6. The wheel assembly as defined in claim 1 wherein,
the sleeve is mounted in the wheel bore in a manner causing the wheel to rotate with the sleeve; and
the stub end of the axle is provided with a non-circular cross-section formed to provide engagement with an opposing, mating surface of the sleeve to cause the sleeve to rotate with the axle.
7. The wheel assembly as defined in claim 6 wherein,
the sleeve is mounted in an interference fit with the wheel bore to secure the sleeve to the wheel for rotation therewith.
8. The wheel assembly as defined in claim 1 wherein,
the sleeve is formed with a passageway suitable for insertion of a tool therethrough to release the wheel from the axle, and the sleeve includes a resiliently radially outwardly displaceable finger latching the sleeve to the axle with the finger being in axial alignment with the passageway, and the finger having an axially tapered inwardly facing tool engagement surface thereon.
9. The wheel assembly as defined in claim 1 wherein,
the wall defining the opening is formed with a converging entrance to the opening to assist in seating of the stub end of the axle in the opening.
10. The wheel assembly as defined in claim 1, and
an insert member mounted between the wheel bore and the wheel mounting sleeve, the insert member being formed to interfit with one of the sleeve and the wheel in a manner preventing removal of the insert when the sleeve is mounted in the wheel bore.
11. The wheel assembly as defined in claim 10 wherein,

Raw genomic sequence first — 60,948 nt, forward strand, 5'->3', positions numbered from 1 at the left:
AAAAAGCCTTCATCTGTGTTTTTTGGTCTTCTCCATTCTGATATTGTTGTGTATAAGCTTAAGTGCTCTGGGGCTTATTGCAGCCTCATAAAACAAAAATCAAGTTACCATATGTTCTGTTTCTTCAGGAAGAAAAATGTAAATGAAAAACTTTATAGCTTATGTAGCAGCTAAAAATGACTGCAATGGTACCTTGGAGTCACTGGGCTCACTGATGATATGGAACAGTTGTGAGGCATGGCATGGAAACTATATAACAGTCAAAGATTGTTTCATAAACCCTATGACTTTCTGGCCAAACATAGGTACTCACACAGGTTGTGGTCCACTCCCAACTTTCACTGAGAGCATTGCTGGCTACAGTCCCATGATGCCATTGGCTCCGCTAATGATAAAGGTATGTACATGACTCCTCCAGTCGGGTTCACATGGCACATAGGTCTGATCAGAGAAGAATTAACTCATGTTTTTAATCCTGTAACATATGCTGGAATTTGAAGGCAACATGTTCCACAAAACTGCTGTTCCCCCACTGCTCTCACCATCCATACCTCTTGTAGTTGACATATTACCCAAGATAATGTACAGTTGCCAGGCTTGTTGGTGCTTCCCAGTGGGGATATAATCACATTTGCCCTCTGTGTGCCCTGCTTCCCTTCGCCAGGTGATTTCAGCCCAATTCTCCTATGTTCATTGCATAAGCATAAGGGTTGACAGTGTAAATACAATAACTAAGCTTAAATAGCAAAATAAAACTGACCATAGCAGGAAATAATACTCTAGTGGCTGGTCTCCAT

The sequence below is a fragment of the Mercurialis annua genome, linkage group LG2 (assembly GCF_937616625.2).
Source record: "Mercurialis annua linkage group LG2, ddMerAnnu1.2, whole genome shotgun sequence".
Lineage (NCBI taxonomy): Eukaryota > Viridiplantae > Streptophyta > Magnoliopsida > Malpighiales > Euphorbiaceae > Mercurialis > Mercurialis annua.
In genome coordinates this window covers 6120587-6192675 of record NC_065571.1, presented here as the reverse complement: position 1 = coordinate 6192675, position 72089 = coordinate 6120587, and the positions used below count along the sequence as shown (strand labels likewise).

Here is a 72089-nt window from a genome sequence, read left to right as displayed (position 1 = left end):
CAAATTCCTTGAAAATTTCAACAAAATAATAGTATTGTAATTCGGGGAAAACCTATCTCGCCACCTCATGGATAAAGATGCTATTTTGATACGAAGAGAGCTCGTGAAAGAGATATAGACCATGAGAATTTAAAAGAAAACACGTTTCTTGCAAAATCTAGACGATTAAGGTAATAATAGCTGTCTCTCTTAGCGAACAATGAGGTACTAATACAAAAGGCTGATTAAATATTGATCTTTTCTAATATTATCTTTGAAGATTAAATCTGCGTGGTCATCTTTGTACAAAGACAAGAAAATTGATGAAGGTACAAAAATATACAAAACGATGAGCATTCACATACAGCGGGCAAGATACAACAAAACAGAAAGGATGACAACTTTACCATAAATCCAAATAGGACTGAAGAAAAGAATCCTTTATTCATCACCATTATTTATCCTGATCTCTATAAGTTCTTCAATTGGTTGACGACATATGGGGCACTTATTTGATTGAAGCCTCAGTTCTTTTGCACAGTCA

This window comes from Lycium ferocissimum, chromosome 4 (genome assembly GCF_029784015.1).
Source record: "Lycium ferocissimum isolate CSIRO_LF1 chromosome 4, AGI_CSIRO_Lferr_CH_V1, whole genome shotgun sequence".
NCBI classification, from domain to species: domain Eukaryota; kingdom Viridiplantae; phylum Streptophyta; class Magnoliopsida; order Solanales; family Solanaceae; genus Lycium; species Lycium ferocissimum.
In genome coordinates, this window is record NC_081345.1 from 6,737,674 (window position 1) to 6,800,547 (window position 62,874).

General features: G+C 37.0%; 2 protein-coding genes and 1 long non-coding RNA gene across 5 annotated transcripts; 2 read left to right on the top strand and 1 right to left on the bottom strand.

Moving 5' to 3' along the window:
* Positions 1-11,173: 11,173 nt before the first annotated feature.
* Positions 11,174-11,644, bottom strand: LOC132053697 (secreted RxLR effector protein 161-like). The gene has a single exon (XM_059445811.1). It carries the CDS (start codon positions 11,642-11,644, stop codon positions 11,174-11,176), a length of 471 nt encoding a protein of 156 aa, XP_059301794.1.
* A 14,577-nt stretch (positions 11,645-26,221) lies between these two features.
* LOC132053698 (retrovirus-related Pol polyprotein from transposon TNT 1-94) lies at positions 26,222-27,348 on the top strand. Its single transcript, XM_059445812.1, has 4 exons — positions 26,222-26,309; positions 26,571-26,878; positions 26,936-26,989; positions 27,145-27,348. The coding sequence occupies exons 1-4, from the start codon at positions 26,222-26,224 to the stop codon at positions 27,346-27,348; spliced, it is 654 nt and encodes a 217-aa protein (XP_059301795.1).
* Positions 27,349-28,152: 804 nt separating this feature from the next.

the insert member includes a decorative annular surface mounted in an abutting relation to the exterior surface of the wheel radially outwardly of the wheel bore.
12. The wheel assembly as defined in claim 1 wherein,
the sleeve extends inwardly of the inner side of the wheel to provide an axial spacer concentric to the axle.
13. A wheel mounting sleeve comprising:
a sleeve body formed for mounting into a central wheel bore and having a sleeve bore dimensioned for mounting on an axle;
the sleeve body having at least one axle-engaging shoulder retaining the sleeve on the axle; and
the sleeve body having a transversely extending end wall having an opening therethrough dimensioned to receive an outer stub end of the axle in seated relation thereto for support of transverse loads on the axle by the end wall of the sleeve.
14. The wheel mounting sleeve as defined in claim 13 wherein,
the shoulder is provided on a resiliently outwardly displaceable finger positioned proximate the end wall and formed to engage a circumferentially extending notch in the axle positioned proximate the stub end of the axle.
15. The wheel mounting sleeve as defined in claim 14 wherein,
the finger is progressively thicker in a radial direction and in a direction extending from the distal end toward a proximal end.
16. The wheel mounting sleeve as defined in claim 13 wherein,
the sleeve body includes an extension formed to extend inwardly of the inner side of the wheel by a distance axially spacing the wheel from an apparatus to which the wheel is to be mounted.
17. The wheel mounting sleeve as defined in claim 16, and